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What your child's doctor wishes you knew

By William Sears, M.D.
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At the end of every appointment with a patient, I usually feel one of two ways: "Wow! We really accomplished a lot in 15 minutes." Or: "Wow. Where did it all go wrong?"

Some office visits go better than others, and some families just get more out of them. These parents get their concerns addressed -- and their kids are better for it. The good news is, it's probably because they're doing things you could do, too. Here are some suggestions to make your child's visits happy and productive, for both of you:

Take babies and toddlers to the doctor in the morning, when they're usually on their best behavior. Not true for yours? Go with whatever works! But do try to avoid scheduling appointments during naptime, to spare yourselves a meltdown. ( Doctor-visit problems solved!external link )

Try to book older kids after school or on days off. It also helps not to have your child miss a fun activity because of his checkup.

Pick the first appointment of the morning or the afternoon if your child gets extra-antsy with long waits. That's when the doctor is least likely to be running late.

Avoid the late afternoon if you're scheduling a long appointment, or want to discuss behavior or discipline problems. Your child, the doctor -- and you -- will be too drained at the end of the day.

Don't try to squeeze two kids into one already-crowded time slot. You won't get anything accomplished. Instead, book their visits back-to-back.

Prepare your child ahead of time. She may feel better if you let her know what's going to happen at the appointment. For instance: "Dr. Bill will count your teeth, look in your ears, pat your tummy, and listen to your heart..."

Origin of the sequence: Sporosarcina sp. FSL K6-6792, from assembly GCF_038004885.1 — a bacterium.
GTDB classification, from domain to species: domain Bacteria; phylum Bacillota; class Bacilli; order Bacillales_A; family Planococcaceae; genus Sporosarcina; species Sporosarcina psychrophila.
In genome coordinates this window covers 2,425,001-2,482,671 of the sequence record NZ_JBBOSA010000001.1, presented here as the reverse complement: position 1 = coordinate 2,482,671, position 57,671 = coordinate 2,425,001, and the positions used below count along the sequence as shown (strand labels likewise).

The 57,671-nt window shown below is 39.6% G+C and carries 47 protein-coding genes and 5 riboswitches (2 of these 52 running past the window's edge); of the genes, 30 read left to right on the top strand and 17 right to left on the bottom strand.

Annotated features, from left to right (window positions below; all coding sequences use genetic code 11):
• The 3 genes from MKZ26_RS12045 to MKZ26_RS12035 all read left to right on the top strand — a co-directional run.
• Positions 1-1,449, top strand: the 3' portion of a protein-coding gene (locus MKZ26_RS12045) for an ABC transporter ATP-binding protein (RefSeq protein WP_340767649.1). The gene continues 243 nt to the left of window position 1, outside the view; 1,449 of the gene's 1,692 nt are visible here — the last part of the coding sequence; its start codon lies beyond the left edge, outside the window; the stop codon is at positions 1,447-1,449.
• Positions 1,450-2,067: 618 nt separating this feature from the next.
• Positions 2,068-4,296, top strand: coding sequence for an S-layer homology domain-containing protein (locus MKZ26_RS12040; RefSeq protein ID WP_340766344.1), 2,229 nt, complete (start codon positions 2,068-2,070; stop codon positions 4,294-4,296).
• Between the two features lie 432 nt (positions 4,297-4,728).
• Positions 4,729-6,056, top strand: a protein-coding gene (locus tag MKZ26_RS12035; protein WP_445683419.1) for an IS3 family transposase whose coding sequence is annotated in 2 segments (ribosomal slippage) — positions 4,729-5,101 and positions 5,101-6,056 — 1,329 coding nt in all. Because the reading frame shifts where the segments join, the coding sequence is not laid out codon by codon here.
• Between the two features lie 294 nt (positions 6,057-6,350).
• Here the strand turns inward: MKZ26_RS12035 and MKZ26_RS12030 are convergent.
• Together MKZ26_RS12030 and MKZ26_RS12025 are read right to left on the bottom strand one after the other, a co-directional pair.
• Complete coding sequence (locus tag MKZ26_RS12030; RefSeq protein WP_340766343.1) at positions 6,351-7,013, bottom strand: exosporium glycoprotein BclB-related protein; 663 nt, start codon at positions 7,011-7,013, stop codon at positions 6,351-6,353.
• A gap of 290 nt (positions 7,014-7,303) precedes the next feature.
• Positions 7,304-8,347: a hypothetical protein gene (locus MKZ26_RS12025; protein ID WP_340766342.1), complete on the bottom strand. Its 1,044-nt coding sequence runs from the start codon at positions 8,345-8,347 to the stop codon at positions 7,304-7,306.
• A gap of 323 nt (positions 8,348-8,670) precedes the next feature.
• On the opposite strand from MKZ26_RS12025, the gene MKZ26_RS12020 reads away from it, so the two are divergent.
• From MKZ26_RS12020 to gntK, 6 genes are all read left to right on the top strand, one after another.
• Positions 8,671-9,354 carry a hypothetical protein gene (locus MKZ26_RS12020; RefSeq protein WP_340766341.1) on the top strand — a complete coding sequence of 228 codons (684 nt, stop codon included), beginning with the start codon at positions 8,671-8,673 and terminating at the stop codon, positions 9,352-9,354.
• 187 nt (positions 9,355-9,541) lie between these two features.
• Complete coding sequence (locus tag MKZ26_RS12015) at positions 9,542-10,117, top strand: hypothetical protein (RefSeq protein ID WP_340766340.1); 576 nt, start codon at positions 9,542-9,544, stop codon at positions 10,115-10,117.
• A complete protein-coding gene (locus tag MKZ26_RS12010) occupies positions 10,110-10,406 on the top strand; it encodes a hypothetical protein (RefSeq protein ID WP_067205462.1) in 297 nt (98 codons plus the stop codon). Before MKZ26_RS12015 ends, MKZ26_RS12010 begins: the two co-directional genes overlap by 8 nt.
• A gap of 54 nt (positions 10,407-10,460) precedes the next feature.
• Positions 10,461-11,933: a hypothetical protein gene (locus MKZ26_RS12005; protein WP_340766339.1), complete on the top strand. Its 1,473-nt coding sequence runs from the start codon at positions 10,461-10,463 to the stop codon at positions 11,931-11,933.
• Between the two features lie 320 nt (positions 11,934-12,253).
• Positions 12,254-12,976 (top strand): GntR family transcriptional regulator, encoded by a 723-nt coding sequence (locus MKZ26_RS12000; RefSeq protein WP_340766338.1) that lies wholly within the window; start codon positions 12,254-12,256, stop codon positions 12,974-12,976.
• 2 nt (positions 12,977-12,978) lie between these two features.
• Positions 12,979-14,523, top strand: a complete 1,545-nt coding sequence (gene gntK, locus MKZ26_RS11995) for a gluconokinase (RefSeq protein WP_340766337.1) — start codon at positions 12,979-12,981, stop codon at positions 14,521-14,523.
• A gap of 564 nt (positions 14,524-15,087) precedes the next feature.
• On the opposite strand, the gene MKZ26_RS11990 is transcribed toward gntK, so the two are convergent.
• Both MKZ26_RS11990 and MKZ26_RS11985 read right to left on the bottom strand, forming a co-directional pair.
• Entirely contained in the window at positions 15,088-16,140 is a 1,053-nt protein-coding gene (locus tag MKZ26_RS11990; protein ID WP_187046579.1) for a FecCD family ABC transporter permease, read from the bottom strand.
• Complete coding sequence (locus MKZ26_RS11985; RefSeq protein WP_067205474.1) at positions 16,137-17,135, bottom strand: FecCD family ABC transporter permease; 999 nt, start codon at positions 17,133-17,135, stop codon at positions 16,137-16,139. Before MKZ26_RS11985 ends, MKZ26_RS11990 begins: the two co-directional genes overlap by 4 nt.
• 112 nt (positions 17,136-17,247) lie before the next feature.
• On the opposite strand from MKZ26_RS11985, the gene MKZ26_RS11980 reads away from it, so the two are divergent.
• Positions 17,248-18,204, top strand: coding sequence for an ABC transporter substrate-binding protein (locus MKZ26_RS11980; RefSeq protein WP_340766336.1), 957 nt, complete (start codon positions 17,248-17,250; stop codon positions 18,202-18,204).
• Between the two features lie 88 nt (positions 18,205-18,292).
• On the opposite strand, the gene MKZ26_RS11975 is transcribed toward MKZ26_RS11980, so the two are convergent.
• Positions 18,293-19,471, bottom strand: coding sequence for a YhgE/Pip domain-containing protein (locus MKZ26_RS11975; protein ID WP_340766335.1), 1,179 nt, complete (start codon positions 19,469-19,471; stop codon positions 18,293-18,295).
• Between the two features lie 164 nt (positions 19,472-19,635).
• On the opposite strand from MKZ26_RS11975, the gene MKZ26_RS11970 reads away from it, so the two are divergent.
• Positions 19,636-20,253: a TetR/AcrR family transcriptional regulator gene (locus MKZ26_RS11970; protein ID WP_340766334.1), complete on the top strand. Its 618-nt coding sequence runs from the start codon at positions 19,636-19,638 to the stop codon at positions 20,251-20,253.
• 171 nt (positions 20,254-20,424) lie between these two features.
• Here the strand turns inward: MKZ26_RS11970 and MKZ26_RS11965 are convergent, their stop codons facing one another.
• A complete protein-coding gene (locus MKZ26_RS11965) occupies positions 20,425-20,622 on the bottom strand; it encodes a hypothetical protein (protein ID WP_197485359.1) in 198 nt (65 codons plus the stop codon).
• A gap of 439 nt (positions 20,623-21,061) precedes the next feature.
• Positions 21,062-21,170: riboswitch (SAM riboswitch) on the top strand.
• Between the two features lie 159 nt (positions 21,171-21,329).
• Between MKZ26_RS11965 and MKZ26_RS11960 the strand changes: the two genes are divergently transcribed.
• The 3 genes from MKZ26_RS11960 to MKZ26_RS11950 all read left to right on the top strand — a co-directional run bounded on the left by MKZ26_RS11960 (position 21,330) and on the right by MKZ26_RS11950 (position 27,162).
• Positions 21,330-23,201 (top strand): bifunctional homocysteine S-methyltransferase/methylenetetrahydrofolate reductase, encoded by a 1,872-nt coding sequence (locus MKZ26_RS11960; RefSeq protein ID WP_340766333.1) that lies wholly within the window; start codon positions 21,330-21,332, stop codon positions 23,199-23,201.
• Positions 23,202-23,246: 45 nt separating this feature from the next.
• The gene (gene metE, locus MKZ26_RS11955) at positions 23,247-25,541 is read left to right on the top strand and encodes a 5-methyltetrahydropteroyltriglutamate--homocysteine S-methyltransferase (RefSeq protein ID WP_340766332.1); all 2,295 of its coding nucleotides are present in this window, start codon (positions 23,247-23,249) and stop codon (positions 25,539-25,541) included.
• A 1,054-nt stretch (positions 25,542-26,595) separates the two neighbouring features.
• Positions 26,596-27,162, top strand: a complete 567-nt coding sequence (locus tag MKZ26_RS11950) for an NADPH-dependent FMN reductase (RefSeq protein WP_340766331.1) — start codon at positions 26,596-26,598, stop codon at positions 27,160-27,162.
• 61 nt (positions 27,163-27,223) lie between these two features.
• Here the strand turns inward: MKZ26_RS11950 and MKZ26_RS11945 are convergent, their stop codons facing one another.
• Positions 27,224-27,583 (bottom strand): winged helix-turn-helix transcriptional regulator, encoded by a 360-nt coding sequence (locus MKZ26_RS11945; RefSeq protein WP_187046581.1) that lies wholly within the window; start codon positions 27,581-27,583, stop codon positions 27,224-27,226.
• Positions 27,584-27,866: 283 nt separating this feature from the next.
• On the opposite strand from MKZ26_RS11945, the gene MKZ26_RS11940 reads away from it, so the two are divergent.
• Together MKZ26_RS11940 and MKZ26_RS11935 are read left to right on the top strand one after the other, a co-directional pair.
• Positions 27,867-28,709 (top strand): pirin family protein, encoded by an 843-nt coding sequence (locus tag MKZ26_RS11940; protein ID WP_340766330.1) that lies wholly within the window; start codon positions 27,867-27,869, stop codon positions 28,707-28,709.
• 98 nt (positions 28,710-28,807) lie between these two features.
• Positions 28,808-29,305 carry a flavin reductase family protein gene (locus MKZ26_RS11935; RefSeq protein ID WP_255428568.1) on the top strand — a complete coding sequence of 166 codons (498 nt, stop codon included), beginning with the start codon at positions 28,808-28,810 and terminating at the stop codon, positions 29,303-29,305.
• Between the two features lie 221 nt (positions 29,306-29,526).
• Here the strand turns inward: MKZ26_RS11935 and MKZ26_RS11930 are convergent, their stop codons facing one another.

Read a comforting picture book on the subject beforehand. One favorite: "Blue's Checkup" by Sarah Albee and Ian Chernichaw.

Dress your child in clothes that are easy to get on and off, like sneakers with Velcro instead of laces.

Make sure your child has eaten before the office visit, since hungry kids are cranky kids. If you bring along a snack, choose the mess-free kind so you don't have to think about crumbs. (Bonus: The staff won't need to clean up after your child.)

Jot down a list of your main questions so you can be sure to cover your concerns at the appointment. Rank them in order of most important to least.

Bring a beloved stuffed animal or doll. I often do a checkup on a child's lovey to show just how easy an exam really is. After all, if Barbie or Buddy can do it, so can your child. Your doctor isn't taking the cue? Just ask.

Hold your child during the checkup if she's more comfortable that way. Exam tables are rarely needed for toddlers and preschoolers, who are more secure and trusting while lounging on a parent's lap.

Note what works and what doesn't. Toddlers that get spooked on the scale, for instance, can be weighed and measured by the nurse at the end of the exam instead of at the beginning.

Use visual aids. If your child has something that comes and goes --- a skin problem, say -- or if she seems to act up only while not in the doctor's office, don't hesitate to bring along a photograph. Or bring a home video (and a camcorder to show it on).

Trust your instincts. When you really think something's wrong, push your doctor to investigate. If he won't look into it, don't be afraid to ask for a second opinion.

Contributing editor William Sears, M.D., a dad of eight, estimates that he's done 175,000 checkups in 35 years.

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Copyright 2006 PARENTING magazine. All rights reserved. This material may not be published, broadcast, rewritten, or redistributed.

Your child may do better if you tell him what to expect. For instance: "Dr. Bill will count your teeth, look in your ears, pat your tummy..."


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